In most cases each side pays its own attorney fees and costs; however in a few cases, the loser pays the wining side’s attorney fees. These exceptions are provided by statute or by agreement. The rationale of this is that people, who might become liable for the other side’s attorney fees, less frequently would abuse the system by bringing frivolous lawsuits.
A one-way system means that only the plaintiff can be liable for the defendant’s costs. A two-way system means that the one that loses is liable for the other’s costs.
Some states have enacted an offer-of settlement system. This type of system means that some costs are paid by the opposing party if they have turned down an offered settlement and then does worse at trial.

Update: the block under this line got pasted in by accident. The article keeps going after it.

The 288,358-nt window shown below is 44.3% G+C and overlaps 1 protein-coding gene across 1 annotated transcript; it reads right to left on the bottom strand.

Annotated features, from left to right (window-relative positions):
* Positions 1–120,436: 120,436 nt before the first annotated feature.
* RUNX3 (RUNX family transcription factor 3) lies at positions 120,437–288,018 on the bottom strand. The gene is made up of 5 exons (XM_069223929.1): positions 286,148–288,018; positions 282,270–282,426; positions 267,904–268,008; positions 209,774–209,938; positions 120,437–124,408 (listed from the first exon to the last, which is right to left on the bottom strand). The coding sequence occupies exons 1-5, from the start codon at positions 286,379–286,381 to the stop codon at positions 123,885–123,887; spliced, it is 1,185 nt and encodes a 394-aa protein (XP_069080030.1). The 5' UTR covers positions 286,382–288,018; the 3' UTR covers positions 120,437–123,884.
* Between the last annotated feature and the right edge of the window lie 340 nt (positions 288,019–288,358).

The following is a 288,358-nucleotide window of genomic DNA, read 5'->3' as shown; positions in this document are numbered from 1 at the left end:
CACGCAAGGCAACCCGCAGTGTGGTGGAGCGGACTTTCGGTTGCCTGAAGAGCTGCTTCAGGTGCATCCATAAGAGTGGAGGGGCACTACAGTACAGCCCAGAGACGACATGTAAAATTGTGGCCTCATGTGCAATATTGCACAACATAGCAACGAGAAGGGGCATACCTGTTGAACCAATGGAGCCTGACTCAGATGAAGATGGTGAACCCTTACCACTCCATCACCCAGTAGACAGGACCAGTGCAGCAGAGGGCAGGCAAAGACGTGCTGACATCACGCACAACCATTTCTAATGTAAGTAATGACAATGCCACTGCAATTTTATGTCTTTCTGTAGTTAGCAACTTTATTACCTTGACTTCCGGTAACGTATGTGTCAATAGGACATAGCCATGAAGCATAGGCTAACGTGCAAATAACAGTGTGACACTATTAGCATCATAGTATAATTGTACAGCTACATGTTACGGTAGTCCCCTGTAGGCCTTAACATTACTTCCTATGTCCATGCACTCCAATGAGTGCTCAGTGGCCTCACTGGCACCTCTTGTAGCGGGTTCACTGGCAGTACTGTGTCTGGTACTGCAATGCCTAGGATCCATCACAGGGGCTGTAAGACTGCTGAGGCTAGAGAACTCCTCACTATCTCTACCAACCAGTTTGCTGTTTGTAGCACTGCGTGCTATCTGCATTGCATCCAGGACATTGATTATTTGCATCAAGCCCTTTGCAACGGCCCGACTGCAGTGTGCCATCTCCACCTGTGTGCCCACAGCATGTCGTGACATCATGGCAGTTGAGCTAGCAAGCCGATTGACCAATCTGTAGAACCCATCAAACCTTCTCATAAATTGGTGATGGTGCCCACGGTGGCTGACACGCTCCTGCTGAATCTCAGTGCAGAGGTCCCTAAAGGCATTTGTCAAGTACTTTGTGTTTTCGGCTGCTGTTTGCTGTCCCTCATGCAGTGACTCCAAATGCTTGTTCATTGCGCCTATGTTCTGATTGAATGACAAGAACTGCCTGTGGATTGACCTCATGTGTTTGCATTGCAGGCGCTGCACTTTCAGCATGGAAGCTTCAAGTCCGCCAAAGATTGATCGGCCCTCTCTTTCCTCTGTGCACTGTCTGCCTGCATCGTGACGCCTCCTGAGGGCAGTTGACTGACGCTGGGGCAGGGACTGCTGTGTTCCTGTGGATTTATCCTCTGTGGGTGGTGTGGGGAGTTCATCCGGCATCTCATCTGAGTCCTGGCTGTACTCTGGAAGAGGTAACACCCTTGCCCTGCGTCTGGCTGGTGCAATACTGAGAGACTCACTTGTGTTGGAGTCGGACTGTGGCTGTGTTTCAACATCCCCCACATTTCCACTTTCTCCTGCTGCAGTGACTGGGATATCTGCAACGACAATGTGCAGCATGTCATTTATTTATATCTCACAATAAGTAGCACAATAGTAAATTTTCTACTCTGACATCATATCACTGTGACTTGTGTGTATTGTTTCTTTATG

If there is a good chance the client will win and it is possible by a statute, the attorney might agree to take the case on an attorney fee award basis. This means that the lawyer charges an hourly fee but does not collect it from the client. Instead the court orders the losing side to pay the winning sides attorney fees. If the client doesn’t win, he/she pays no lawyer fees or costs.
Sometimes the lawyer modifies this all or nothing approach by having the client pay a small hourly fee and litigation costs along the way.
Even though some statutes include a provision for an award of attorney fees, judges can refuse to award them or significantly reduce them.
There are three cases where the losing side generally may be required to pay the winner’s legal fees. This depends on the state if it’s not a federal issue:
Last Modified: 09-21-2017 02:46 AM PDTLaw Library Disclaimer
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